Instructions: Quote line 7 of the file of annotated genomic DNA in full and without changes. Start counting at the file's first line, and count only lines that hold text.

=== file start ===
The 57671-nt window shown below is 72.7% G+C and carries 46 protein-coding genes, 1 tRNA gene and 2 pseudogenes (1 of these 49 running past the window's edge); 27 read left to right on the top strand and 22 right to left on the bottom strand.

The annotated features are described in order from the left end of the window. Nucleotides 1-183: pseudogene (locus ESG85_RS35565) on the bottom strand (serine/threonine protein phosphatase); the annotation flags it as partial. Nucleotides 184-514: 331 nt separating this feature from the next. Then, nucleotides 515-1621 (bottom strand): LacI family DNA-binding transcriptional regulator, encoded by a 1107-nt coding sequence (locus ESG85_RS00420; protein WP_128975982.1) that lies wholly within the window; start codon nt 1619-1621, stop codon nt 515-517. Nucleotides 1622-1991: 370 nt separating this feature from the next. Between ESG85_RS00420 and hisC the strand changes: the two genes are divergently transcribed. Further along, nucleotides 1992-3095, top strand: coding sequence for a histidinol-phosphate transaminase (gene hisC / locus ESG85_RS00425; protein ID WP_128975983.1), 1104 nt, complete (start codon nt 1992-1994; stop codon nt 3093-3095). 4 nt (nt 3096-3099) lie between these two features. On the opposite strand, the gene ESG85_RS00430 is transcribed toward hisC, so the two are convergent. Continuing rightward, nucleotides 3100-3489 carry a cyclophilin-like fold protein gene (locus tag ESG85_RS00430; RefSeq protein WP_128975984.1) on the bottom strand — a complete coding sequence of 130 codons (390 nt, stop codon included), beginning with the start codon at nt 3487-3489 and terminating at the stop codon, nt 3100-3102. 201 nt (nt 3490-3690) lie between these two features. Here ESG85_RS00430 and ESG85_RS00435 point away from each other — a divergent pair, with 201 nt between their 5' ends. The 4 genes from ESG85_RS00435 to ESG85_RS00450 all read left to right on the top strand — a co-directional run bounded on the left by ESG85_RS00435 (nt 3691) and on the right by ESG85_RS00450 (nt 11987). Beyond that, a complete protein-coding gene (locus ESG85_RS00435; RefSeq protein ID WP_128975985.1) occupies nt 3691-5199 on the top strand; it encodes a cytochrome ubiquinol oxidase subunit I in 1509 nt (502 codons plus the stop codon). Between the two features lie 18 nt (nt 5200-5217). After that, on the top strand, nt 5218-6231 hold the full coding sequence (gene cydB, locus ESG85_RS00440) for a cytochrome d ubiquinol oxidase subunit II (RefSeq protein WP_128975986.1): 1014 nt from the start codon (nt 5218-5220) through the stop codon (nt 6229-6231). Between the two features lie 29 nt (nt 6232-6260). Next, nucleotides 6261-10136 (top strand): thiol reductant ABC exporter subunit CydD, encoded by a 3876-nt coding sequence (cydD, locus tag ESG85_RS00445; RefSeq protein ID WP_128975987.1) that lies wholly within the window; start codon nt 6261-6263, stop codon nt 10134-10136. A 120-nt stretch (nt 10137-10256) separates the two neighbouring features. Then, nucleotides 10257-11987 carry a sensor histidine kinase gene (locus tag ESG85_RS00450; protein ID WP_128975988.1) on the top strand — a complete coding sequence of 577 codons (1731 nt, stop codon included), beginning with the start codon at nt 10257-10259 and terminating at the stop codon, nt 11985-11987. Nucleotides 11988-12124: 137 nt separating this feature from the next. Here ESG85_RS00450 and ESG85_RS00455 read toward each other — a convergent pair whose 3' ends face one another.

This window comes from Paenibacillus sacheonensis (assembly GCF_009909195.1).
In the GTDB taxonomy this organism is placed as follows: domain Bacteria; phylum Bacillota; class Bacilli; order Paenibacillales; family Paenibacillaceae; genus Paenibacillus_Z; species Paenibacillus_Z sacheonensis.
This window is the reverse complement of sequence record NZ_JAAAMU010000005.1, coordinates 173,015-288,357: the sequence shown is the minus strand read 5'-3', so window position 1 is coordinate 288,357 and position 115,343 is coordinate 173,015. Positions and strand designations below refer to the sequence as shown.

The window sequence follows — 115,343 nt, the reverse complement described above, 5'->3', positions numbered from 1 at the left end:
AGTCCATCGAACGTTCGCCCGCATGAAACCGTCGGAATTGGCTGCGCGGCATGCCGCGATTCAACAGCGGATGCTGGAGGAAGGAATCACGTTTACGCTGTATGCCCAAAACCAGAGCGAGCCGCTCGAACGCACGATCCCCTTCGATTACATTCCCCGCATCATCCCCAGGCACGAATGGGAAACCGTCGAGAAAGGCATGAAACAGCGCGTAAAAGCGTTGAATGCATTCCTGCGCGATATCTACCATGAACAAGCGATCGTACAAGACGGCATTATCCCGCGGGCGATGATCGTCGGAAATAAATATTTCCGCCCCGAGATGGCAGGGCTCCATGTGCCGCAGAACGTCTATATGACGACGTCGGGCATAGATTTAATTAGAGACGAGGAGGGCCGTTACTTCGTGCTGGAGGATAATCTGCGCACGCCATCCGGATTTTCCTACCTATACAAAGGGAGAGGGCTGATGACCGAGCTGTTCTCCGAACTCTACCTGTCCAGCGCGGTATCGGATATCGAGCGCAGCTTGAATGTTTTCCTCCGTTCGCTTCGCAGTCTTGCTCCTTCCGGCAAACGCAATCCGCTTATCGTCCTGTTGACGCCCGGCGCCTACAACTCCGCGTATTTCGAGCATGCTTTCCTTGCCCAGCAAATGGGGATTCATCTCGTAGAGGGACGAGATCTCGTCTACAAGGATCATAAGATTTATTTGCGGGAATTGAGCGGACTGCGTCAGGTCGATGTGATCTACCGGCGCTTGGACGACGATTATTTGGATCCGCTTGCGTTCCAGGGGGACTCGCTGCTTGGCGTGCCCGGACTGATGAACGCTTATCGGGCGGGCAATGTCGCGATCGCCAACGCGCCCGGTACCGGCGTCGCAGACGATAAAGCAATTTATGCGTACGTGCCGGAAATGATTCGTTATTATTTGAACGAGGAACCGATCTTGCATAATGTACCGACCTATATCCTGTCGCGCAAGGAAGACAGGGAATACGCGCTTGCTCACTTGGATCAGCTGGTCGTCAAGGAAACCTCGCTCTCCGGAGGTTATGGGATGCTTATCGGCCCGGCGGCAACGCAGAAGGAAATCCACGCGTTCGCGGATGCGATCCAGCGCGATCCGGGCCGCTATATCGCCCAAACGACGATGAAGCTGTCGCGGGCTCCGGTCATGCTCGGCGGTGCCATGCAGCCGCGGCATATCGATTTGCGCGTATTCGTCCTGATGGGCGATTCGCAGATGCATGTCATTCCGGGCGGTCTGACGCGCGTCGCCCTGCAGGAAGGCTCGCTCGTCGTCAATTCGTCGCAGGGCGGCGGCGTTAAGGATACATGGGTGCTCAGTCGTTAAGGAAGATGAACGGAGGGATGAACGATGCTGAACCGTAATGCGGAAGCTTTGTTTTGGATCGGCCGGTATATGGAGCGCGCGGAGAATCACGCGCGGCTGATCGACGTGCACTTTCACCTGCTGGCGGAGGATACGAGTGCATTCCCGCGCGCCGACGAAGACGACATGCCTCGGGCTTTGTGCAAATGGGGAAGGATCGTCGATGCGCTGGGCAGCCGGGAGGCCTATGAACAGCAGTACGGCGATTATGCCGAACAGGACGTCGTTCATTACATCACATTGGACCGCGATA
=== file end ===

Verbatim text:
AGTCCATCGAACGTTCGCCCGCATGAAACCGTCGGAATTGGCTGCGCGGCATGCCGCGATTCAACAGCGGATGCTGGAGGAAGGAATCACGTTTACGCTGTATGCCCAAAACCAGAGCGAGCCGCTCGAACGCACGATCCCCTTCGATTACATTCCCCGCATCATCCCCAGGCACGAATGGGAAACCGTCGAGAAAGGCATGAAACAGCGCGTAAAAGCGTTGAATGCATTCCTGCGCGATATCTACCATGAACAAGCGATCGTACAAGACGGCATTATCCCGCGGGCGATGATCGTCGGAAATAAATATTTCCGCCCCGAGATGGCAGGGCTCCATGTGCCGCAGAACGTCTATATGACGACGTCGGGCATAGATTTAATTAGAGACGAGGAGGGCCGTTACTTCGTGCTGGAGGATAATCTGCGCACGCCATCCGGATTTTCCTACCTATACAAAGGGAGAGGGCTGATGACCGAGCTGTTCTCCGAACTCTACCTGTCCAGCGCGGTATCGGATATCGAGCGCAGCTTGAATGTTTTCCTCCGTTCGCTTCGCAGTCTTGCTCCTTCCGGCAAACGCAATCCGCTTATCGTCCTGTTGACGCCCGGCGCCTACAACTCCGCGTATTTCGAGCATGCTTTCCTTGCCCAGCAAATGGGGATTCATCTCGTAGAGGGACGAGATCTCGTCTACAAGGATCATAAGATTTATTTGCGGGAATTGAGCGGACTGCGTCAGGTCGATGTGATCTACCGGCGCTTGGACGACGATTATTTGGATCCGCTTGCGTTCCAGGGGGACTCGCTGCTTGGCGTGCCCGGACTGATGAACGCTTATCGGGCGGGCAATGTCGCGATCGCCAACGCGCCCGGTACCGGCGTCGCAGACGATAAAGCAATTTATGCGTACGTGCCGGAAATGATTCGTTATTATTTGAACGAGGAACCGATCTTGCATAATGTACCGACCTATATCCTGTCGCGCAAGGAAGACAGGGAATACGCGCTTGCTCACTTGGATCAGCTGGTCGTCAAGGAAACCTCGCTCTCCGGAGGTTATGGGATGCTTATCGGCCCGGCGGCAACGCAGAAGGAAATCCACGCGTTCGCGGATGCGATCCAGCGCGATCCGGGCCGCTATATCGCCCAAACGACGATGAAGCTGTCGCGGGCTCCGGTCATGCTCGGCGGTGCCATGCAGCCGCGGCATATCGATTTGCGCGTATTCGTCCTGATGGGCGATTCGCAGATGCATGTCATTCCGGGCGGTCTGACGCGCGTCGCCCTGCAGGAAGGCTCGCTCGTCGTCAATTCGTCGCAGGGCGGCGGCGTTAAGGATACATGGGTGCTCAGTCGTTAAGGAAGATGAACGGAGGGATGAACGATGCTGAACCGTAATGCGGAAGCTTTGTTTTGGATCGGCCGGTATATGGAGCGCGCGGAGAATCACGCGCGGCTGATCGACGTGCACTTTCACCTGCTGGCGGAGGATACGAGTGCATTCCCGCGCGCCGACGAAGACGACATGCCTCGGGCTTTGTGCAAATGGGGAAGGATCGTCGATGCGCTGGGCAGCCGGGAGGCCTATGAACAGCAGTACGGCGATTATGCCGAACAGGACGTCGTTCATTACATCACATTGGACCGCGATA